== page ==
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The Scoop on Credit Unions and How to Join One

Do you know someone who belongs to a credit union and wonder if you’re missing out on something? You might be; credit unions are worth considering because they come with some benefits that traditional banks don’t offer.

First, let me explain what a credit union is. It’s a not-for-profit cooperative that provides financial services to its members. In fact, the members actually own the credit union. Where traditional bank depositors receive interest on their savings, member owners of credit unions receive dividends on their share deposits.

Membership in a credit union extends to those who share a common bond of occupation, association or community. For example, many companies offer credit unions as a benefit to their employees.

Just like banks, the federal government regulates credit unions. The primary regulator for federal credit unions and insurer of most state-chartered credit unions is the National Credit Union Administration (NCUA, And, as with bank accounts, federally insured credit unions offer a safe place for your savings, with deposits insured up to $250,000.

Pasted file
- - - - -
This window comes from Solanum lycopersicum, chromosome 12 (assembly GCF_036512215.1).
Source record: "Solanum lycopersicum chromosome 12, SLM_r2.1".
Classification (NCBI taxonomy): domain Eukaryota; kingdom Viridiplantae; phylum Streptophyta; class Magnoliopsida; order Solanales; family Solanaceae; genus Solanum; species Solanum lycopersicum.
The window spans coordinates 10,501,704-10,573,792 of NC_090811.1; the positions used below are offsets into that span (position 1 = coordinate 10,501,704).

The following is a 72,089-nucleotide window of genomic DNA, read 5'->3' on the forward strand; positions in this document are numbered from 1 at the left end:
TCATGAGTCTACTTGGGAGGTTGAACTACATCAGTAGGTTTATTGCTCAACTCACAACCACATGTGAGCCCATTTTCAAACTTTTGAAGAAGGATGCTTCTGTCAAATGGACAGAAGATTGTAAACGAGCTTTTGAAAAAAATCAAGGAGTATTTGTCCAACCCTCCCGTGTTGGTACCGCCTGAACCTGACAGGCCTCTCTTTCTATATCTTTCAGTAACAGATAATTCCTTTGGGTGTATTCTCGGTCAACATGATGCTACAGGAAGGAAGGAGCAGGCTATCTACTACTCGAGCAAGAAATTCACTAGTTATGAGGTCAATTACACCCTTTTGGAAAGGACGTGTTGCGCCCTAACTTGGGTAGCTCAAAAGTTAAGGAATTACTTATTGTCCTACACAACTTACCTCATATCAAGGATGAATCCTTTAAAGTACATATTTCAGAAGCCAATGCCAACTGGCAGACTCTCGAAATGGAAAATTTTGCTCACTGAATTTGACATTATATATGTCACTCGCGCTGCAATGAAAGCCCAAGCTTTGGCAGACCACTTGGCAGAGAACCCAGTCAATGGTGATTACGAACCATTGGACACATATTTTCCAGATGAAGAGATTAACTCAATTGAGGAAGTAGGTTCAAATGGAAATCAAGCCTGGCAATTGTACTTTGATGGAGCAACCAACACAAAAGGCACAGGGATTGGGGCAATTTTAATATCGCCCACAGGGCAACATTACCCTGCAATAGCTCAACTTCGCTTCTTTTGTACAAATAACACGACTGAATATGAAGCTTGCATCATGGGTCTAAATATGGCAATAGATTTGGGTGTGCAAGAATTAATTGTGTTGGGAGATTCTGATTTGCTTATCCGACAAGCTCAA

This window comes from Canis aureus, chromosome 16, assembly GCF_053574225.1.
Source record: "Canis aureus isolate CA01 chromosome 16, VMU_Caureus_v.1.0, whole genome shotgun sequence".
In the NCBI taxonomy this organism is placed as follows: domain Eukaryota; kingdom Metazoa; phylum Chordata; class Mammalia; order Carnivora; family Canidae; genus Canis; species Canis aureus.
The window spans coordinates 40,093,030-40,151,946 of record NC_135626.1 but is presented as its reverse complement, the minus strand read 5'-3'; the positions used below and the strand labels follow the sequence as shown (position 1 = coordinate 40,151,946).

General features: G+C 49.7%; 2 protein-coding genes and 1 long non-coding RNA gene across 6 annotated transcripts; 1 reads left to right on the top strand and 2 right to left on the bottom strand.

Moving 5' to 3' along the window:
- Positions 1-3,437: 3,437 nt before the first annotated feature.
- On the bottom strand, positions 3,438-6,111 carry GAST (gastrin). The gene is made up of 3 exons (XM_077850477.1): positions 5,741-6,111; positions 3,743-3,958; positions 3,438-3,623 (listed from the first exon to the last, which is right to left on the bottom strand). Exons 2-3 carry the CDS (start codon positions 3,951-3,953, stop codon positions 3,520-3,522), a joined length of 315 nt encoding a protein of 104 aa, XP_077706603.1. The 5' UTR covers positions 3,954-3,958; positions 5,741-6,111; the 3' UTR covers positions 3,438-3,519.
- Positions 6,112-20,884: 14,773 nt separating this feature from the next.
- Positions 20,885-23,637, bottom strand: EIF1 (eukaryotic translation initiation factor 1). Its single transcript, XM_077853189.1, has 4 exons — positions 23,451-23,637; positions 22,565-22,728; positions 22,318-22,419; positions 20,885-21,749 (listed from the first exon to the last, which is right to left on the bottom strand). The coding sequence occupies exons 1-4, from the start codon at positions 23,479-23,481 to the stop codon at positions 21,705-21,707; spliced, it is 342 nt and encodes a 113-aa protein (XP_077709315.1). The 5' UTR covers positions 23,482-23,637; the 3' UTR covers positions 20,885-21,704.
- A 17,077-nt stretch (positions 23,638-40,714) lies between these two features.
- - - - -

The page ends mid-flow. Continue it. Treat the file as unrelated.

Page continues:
Credit unions generally (but not always) offer lower interest rates on loans and credit cards and higher rates on savings than traditional banks. This is because they are not-for-profit, so they pass savings onto their members. In addition to shares (deposit accounts) and loans, credit unions may offer a range of other services, including electronic banking, ATMs, and free financial education.

Not all credit unions are created equal. On average, they provide more favorable rates than banks, but you need to do your homework. NCUA makes it easy for you to research credit unions and what they have to offer. Check out the Credit Union Locator at It is also available as a smartphone app in the Google Play and Apple App stores.

When you find a credit union you’re eligible for, the average cost of purchasing a share will run between $5 and $10. If you can’t think of an affiliation that might open the door to a credit union for you, ask your family members, friends and neighbors. You might be surprised at the number of credit union members in your midst!

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